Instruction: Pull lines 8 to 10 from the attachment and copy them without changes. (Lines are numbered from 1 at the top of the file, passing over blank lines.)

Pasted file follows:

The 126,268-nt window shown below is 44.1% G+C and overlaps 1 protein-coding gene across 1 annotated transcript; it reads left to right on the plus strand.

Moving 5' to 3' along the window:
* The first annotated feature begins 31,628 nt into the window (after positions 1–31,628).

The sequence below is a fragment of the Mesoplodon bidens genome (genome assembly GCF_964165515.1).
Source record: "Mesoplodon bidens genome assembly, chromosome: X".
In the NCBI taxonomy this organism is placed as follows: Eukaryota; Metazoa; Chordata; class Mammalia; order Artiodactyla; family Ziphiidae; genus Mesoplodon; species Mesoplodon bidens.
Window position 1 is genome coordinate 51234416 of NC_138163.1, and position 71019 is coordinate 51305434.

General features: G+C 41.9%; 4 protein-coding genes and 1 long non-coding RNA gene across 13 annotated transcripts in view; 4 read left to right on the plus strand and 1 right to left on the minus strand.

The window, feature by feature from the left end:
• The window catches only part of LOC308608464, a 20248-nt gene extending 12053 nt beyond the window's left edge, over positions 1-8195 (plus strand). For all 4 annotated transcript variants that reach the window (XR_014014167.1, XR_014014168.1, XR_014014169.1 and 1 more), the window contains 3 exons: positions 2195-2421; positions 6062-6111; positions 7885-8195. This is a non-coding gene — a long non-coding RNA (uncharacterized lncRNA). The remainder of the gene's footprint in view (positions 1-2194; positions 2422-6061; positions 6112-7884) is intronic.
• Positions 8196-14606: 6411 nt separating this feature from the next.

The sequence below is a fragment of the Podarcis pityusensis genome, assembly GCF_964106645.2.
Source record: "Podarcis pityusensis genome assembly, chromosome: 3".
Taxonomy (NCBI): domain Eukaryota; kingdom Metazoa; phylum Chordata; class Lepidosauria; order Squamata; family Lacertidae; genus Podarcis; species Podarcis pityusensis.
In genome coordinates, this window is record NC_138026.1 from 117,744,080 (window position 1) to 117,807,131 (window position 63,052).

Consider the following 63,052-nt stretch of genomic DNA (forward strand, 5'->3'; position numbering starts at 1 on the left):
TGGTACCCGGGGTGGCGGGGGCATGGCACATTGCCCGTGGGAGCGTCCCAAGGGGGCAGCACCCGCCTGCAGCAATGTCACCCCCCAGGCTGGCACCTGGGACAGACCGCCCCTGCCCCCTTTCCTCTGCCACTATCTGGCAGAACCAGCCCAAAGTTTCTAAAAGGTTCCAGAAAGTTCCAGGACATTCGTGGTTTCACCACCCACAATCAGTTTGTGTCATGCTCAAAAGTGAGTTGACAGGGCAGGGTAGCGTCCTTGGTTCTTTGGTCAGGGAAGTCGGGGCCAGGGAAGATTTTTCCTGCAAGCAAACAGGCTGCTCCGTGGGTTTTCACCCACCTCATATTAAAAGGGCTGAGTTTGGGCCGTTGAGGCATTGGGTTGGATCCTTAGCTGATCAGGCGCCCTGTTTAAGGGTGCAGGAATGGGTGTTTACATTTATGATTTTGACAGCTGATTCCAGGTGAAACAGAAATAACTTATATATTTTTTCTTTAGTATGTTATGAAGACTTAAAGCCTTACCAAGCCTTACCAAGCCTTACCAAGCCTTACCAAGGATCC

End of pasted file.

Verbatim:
General features: G+C 41.9%; 4 protein-coding genes and 1 long non-coding RNA gene across 13 annotated transcripts in view; 4 read left to right on the plus strand and 1 right to left on the minus strand.

The window, feature by feature from the left end:
• The window catches only part of LOC308608464, a 20248-nt gene extending 12053 nt beyond the window's left edge, over positions 1-8195 (plus strand). For all 4 annotated transcript variants that reach the window (XR_014014167.1, XR_014014168.1, XR_014014169.1 and 1 more), the window contains 3 exons: positions 2195-2421; positions 6062-6111; positions 7885-8195. This is a non-coding gene — a long non-coding RNA (uncharacterized lncRNA). The remainder of the gene's footprint in view (positions 1-2194; positions 2422-6061; positions 6112-7884) is intronic.